- Soil aeration is needed for aerobic biodegradation to occur. Aeration may occur passively if soil is sufficiently permeable and the thickness of the placed layer does not prohibit penetration of air. Mechanical aeration methods such as tilling or plowing are often employed at routine intervals to facilitate aeration and mixing of the soil.
- Water management systems are required to manage stormwater in and around the landfarmed materials. Ditches that intercept water to mitigate runon can be applied (AUEPA, 2014). Runoff can be controlled using lined retention ponds and recycled as needed through the landfarmed materials or treated on or off site, and disposed (AUEPA, 2014).
Development and Implementation Status
The following checklist provides a summary of the development and implementation status of MEC screening technology:
☐At the laboratory/bench scale and shows promise
☐In pilot studies
☒At full scale
☐To remediate an entire site (source and plume)
☒To remediate a source only
☐As part of a technology train
☐As the final remedy at multiple sites
☒To successfully attain cleanup goals in multiple sites
Landfarming design, construction, and operation is available through the following vendors:
☒Commercially available nationwide
☐Commercially available through limited vendors because of licensing or specialized equipment
☐Research organizations and academia
Contaminant Class Applicability Rating for Landfarming|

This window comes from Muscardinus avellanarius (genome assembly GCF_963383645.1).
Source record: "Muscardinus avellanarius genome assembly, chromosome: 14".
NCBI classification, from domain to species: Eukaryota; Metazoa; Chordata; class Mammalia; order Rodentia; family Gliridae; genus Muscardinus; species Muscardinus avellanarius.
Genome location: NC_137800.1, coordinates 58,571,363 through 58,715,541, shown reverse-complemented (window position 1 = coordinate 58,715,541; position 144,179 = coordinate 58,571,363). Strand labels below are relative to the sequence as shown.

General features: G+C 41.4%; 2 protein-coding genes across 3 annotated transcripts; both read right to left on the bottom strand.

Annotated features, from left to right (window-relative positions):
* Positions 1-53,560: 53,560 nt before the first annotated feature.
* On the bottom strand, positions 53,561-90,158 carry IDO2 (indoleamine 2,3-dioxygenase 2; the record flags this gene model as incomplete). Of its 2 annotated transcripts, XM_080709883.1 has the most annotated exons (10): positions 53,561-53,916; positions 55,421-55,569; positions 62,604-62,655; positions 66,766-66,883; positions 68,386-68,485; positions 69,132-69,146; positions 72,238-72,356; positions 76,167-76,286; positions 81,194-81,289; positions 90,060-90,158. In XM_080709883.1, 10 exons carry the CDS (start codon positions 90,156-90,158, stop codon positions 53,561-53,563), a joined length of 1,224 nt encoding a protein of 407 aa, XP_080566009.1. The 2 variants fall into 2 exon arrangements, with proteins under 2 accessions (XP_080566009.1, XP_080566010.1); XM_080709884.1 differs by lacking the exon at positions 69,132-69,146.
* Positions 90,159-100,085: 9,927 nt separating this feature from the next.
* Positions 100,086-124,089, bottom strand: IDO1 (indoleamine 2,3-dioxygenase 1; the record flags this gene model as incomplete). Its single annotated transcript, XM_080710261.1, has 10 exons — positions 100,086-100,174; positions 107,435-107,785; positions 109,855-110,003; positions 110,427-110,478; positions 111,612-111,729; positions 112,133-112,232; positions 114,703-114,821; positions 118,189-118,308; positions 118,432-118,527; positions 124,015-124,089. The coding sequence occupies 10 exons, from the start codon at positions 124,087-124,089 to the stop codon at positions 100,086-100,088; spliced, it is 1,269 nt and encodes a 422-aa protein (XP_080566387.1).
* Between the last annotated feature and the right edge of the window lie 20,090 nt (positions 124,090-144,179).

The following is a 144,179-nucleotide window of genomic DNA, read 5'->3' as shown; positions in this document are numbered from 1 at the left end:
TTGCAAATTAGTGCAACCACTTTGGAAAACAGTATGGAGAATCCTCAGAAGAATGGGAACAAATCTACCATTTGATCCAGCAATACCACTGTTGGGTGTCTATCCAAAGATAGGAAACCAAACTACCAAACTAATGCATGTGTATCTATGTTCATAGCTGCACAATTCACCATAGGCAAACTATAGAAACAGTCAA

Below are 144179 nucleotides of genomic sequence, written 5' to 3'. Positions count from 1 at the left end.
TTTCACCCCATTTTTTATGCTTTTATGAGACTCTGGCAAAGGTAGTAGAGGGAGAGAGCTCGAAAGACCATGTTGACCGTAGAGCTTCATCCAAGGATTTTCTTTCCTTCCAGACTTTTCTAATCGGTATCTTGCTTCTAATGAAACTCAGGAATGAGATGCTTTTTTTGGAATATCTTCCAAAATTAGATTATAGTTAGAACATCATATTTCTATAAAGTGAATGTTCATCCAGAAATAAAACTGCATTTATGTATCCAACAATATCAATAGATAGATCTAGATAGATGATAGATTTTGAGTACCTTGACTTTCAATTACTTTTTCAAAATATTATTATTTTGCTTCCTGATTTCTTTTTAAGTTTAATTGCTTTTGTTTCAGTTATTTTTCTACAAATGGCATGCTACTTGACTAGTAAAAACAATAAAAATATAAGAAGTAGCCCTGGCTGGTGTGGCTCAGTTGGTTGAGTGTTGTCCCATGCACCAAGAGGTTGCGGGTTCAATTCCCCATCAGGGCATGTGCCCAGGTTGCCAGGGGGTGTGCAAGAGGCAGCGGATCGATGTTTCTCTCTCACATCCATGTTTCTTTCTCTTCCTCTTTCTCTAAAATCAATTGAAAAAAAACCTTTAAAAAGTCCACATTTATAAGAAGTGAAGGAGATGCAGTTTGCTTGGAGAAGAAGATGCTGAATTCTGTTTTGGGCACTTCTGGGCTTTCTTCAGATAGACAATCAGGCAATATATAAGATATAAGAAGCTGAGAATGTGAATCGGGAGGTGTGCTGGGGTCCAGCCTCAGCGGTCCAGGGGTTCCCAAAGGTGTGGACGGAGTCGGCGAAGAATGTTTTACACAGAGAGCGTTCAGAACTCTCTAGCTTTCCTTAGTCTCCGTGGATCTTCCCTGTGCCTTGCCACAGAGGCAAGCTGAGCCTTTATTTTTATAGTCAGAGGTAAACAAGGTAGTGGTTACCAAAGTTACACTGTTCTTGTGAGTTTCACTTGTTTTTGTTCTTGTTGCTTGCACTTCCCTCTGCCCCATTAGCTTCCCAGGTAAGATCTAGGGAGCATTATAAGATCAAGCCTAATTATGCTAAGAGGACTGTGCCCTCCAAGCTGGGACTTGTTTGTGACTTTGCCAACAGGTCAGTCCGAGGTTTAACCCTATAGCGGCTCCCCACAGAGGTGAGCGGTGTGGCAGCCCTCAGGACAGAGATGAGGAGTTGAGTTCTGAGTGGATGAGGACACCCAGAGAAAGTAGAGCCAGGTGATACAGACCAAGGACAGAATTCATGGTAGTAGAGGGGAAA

(Rating codes: Demonstrated Effectiveness, ◐ Limited Effectiveness, No Demonstrated Effectiveness,
I/D Insufficient Data, and N/A Not Applicable)
Landfarming is used primarily to treat aerobically biodegradable compounds such as fuels and their constituents including nonhalogenated volatile organic compounds (VOCs) and semivolatile organic compounds (SVOCs). Although fuel hydrocarbons have been very successfully degraded with landfarming, their higher molecular weight constituents, such as polycyclic aromatic hydrocarbons (PAHs), degrade more slowly. It also has been used to treat oily sludge, wood-preserving wastes (e.g., pentachlorophenol and creosote), and low levels of explosive residues such as trinitrotoluene (TNT). Chlorinated and nitrate-containing compounds are not effectively degraded via landfarming due to the need for anaerobic conditions.
Landfarming is a low cost technology used to treat contaminated soil or sediment that has been excavated and requires treatment. The volume of material requiring treatment has a direct impact on cost since the area needed to effectively spread the material will be much greater if a large volume must be treated. Adequate land must be available. Cost also will be greater if a permanent facility and/or greenhouse cover is required. When considering landfarming as an alternative to an in situ technology or other type of ex situ disposal, consideration must be given to the cost to excavate and transport the soil to the treatment facility and transport the treated material to its final destination. These activities and associated costs are ancillary to the construction and operation cost of composting itself and are therefore not considered here. Major cost drivers include:
- Sampling and analysis. Samples of the stockpiled soil/sediment need to be collected and analyzed to determine the starting concentrations of the contaminants and the need for amendments (nutrients, water, bulking agents, etc.).